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Triumph of hope over experience?

Triumph of hope over experience?

Performance improved and confidence eased only a little in the Canterbury Manufacturers' FEBRUARY survey. Against all the indicators and uncertainty in the world only employment numbers fell on a year on year basis. The potential for war and the ever appreciating dollar do not seem to have significantly dented confidence or performance - yet.

Sales in JANUARY 2003, when compared to JANUARY 2002, increased some 13.8%. Confidence polarized with the optimists almost winning out. "Strong sales growth, particularly export, seems to have been the factor,” said John Walley, CEO of the Canterbury Manufacturers' Association. “Net confidence reported in FEBRUARY was 22, slightly down from 24 in the survey completed in JANUARY."

Export sales increased for the month of JANUARY 2003 by 23.61% on JANUARY 2002 and domestic sales were up by over 10.7%. "All our leading indicators show strong positive intentions." said John Walley. "Perhaps people continue to hope for the best in spite of expectations and experience, right now hope is winning out."

For the third month in succession staff numbers decreased, this month by 4.2% on the same period last year. “We are still seeing comment on staff shortages in specific trade and technical areas.” said John Walley.

Constraints were identified as market conditions 56%, capacity 28% with skilled staff at 11% and investment at 6%. "Some respondents are reporting early signs of the international technology sector recovery while others identified some a fall in consumer confidence locally," said Mr Walley.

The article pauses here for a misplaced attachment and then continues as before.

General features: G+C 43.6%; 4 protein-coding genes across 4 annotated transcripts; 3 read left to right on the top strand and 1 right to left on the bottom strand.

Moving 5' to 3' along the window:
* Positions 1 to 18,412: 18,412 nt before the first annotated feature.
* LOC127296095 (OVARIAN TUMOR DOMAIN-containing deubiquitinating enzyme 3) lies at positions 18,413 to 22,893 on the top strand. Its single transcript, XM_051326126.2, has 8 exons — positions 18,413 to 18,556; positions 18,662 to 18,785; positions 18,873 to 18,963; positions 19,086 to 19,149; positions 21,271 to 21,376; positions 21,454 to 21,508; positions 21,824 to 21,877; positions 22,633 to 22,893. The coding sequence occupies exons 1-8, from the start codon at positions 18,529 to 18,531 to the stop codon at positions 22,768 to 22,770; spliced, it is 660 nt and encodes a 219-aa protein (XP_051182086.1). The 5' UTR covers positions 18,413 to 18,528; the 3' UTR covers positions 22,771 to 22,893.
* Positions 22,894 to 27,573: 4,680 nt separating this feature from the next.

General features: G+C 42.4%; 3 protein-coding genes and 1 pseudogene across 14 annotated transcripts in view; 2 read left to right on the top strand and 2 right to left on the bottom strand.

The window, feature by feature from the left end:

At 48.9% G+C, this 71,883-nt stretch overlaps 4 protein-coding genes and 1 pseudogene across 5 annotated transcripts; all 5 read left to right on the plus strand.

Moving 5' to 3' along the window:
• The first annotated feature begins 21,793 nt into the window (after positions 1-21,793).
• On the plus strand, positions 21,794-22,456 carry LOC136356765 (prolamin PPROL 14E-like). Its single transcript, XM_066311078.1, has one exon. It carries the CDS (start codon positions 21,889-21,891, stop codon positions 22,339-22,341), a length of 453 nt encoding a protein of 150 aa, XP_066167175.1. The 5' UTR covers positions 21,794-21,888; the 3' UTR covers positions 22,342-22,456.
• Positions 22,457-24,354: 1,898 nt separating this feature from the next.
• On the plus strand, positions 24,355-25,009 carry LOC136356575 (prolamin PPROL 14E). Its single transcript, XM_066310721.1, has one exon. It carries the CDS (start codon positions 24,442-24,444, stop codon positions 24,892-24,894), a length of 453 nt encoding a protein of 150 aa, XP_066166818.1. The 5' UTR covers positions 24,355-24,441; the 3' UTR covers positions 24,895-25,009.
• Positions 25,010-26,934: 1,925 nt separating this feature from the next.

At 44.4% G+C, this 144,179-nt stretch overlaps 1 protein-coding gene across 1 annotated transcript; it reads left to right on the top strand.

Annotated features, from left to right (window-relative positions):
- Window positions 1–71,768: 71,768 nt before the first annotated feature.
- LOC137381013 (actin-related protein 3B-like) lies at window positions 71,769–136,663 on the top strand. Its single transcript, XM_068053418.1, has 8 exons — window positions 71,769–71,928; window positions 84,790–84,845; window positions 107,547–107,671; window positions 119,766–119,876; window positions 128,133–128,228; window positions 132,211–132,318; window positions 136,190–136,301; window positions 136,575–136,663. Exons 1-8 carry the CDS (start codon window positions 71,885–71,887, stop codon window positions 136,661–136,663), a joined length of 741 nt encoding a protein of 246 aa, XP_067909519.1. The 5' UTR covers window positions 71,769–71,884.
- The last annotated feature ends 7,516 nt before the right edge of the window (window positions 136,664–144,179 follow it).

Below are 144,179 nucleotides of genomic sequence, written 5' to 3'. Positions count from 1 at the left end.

"The continued strength of the NZ$ against the US and Australian dollar was mentioned by many respondents. Other concerns were compliance costs, electricity pricing and short term security of electricity supply triggered by reports of lower lake inflows," said John Walley. "The greater buying power of the NZ$ is also amplifying price pressure from imports for local manufacturers.”

"New Zealand needs a growing and effective manufacturing export sector if we are to have any show of improving living standards. The significant and rapid excursions of the kiwi dollar can destroy in one year export markets that have taken a decade to build," said John Walley. "There has to be a better way, or will the price of Auckland houses forever set the agenda for NZ monetary policy?"

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